I’m really uncomfortable with this – what do you think?
By Jo Mannies, Beacon political reporter
11:38 pm on Wed, 10.09.13
His timeline may be delayed a bit, but St. Louis Police Chief Sam Dotson is optimistic that within 18 months, his department will have its first drone to police the skies. Dotson’s initial plan calls for a small one – 25 pounds or so, and the size of a small table – that would be armed with camera and fly as high as 400 feet in the air. If the drone performs as hoped, more will follow.
Such a drone could track stolen cars threading their way through city side streets, check for potential evil-doers in Busch Stadium, and help “apprehend felons who flee from us, and do so safely,’’ the chief said.
And while St. Louis area residents are mulling over the idea, Dotson offered a bit of assurance to wary members of the audience at Wednesday night’s latest Holden Policy Forum at Webster University. “You are never going to see a predator drone that has missiles and shoots at people,’’ the chief said. Any St. Louis drones also would be used solely outdoors, in “the public space,’’ he added. Not peering through windows or flying into homes. Dotson’s plan also calls for a “real time information center,’’ where personnel would operate and oversee the drones, as well as the cameras increasingly posted around the city.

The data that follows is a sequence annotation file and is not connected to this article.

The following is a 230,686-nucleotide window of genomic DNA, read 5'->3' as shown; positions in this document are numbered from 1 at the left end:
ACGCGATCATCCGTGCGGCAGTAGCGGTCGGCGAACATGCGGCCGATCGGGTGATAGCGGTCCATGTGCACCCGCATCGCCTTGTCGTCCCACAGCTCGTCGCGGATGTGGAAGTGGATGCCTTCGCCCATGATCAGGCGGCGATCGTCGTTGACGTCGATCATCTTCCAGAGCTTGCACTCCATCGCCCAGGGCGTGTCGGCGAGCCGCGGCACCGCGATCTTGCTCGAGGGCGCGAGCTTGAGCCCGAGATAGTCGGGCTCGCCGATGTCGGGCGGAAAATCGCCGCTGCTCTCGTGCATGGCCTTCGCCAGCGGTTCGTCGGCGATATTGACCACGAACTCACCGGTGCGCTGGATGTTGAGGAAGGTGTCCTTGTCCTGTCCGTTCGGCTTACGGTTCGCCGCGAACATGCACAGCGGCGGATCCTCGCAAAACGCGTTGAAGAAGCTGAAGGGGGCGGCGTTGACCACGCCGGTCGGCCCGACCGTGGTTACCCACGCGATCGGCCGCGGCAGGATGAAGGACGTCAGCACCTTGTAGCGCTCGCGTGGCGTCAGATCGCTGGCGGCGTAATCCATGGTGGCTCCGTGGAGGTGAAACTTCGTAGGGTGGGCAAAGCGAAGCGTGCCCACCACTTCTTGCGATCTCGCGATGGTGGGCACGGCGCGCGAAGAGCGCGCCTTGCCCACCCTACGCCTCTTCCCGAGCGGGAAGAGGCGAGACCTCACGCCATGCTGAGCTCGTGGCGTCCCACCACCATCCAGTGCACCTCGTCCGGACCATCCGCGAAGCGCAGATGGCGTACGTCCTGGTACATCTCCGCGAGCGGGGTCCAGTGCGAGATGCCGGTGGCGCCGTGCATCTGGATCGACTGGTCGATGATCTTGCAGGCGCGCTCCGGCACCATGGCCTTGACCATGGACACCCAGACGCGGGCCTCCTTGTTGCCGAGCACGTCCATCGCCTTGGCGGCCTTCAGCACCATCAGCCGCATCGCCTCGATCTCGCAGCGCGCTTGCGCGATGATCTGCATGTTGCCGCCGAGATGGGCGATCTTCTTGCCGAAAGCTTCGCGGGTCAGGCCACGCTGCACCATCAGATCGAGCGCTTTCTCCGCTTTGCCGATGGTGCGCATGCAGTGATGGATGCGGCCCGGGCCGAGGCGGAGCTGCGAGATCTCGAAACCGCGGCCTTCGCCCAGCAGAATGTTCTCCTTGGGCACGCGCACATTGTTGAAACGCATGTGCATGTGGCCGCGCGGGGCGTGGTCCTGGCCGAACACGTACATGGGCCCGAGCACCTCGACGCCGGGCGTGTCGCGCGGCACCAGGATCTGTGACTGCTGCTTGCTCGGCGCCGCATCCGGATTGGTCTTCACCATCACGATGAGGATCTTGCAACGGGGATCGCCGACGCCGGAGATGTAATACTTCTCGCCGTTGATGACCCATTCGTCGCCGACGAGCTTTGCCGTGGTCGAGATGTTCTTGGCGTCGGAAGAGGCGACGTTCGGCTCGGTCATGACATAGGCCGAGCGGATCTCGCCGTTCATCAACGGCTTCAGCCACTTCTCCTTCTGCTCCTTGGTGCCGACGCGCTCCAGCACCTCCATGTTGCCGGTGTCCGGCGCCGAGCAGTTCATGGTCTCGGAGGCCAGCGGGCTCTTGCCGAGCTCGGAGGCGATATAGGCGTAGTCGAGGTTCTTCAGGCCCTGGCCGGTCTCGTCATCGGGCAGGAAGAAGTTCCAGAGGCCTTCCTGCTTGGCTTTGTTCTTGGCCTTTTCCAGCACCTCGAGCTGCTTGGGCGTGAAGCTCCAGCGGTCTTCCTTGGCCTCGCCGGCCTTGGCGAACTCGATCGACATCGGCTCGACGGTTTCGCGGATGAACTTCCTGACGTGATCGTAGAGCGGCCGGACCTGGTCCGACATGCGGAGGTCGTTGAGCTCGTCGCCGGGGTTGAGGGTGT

His chief message, though, centers on versatility, safety – and cost. Dotson already has applied for approval from the Federal Aviation Administration, and has the funding lined up for the first drone, which is estimated to cost around $30,000-$60,000. That compares to a typical cost of a helicopter that’s “$1.6 million, not including night vision, not including the optics’’ nor the cost of the two pilots.
The city of St. Louis jointly operates a law-enforcement helicopter service with St. Louis and St. Charles counties, the chief said. “Drones allow us to operate less expensively, and safer and keep officers out of harm’s way,’’ Dotson said. Among other things, the chief said that drones could end the dangerous high-speed chases between police and suspects that can end in deadly crashes.
The forum audience appeared split, with some concerned about privacy while others seemed receptive to the chief’s arguments. Dotson said he’s used to it, and hearing from all sides as he travels around the city – and the region – to explain what any city-owned drones would, and would not, do. The cities who already have drones, or are considering them, he said, include New York, Miami, Dallas and Memphis.
Although he didn’t come out and say it, Dotson’s unspoken message is that drones soon will be policing urban skies around the country. Whether the public has misgivings or not. But he emphasized that St. Louis was being careful: “We’re actually stepping into this very softly.”